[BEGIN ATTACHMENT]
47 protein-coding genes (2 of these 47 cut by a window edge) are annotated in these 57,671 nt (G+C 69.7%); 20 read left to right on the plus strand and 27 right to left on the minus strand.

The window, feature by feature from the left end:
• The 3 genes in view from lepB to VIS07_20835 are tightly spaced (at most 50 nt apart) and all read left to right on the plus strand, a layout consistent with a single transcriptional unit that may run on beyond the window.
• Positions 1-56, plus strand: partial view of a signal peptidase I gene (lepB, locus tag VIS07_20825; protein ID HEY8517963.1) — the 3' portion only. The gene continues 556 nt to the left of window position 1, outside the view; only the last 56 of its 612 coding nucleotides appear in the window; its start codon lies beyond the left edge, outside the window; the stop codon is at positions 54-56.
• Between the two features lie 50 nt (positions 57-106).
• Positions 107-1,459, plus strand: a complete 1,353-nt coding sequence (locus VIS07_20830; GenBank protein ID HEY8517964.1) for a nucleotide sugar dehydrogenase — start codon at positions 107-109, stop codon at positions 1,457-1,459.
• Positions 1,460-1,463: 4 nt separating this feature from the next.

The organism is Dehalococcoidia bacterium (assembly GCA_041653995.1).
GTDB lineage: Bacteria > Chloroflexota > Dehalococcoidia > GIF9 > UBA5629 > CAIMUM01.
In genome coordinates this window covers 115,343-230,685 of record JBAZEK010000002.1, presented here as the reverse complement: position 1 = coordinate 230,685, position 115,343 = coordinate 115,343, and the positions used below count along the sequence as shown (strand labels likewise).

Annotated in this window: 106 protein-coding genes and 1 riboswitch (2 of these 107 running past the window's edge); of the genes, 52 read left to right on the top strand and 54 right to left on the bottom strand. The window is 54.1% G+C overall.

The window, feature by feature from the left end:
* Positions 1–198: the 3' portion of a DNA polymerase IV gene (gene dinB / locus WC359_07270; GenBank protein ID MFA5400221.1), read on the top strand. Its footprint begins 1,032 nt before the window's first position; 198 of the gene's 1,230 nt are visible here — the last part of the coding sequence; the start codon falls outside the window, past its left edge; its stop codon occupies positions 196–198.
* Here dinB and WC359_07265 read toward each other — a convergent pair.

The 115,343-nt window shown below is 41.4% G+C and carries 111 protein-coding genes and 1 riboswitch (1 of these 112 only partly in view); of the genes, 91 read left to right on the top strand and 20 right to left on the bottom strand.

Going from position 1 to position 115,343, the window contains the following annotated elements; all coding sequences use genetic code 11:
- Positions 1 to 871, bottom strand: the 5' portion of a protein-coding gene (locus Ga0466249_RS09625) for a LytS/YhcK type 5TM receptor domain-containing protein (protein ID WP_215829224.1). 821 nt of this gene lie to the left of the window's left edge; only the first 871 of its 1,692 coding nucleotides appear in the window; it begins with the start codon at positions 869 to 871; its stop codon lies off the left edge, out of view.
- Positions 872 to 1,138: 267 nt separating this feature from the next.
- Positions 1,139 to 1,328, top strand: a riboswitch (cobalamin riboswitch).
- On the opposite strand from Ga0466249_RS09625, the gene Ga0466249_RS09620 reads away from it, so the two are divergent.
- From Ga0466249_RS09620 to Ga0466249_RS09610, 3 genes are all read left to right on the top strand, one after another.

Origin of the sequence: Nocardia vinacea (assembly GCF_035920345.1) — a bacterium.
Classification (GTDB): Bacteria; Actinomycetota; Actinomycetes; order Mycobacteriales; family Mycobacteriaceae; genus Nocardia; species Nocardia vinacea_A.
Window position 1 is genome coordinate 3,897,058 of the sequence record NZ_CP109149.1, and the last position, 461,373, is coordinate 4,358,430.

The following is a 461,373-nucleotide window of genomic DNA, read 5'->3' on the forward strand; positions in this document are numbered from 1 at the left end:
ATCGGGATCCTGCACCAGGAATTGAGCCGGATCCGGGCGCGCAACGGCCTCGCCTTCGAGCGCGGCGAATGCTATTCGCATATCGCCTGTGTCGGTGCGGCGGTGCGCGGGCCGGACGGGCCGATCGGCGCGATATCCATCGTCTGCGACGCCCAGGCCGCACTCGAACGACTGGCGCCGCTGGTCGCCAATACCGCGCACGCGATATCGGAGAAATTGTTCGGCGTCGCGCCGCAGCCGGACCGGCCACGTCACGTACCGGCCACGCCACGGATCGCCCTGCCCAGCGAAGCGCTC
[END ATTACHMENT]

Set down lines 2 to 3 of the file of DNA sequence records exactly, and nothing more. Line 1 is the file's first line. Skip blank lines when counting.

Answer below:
The window, feature by feature from the left end:
• The 3 genes in view from lepB to VIS07_20835 are tightly spaced (at most 50 nt apart) and all read left to right on the plus strand, a layout consistent with a single transcriptional unit that may run on beyond the window.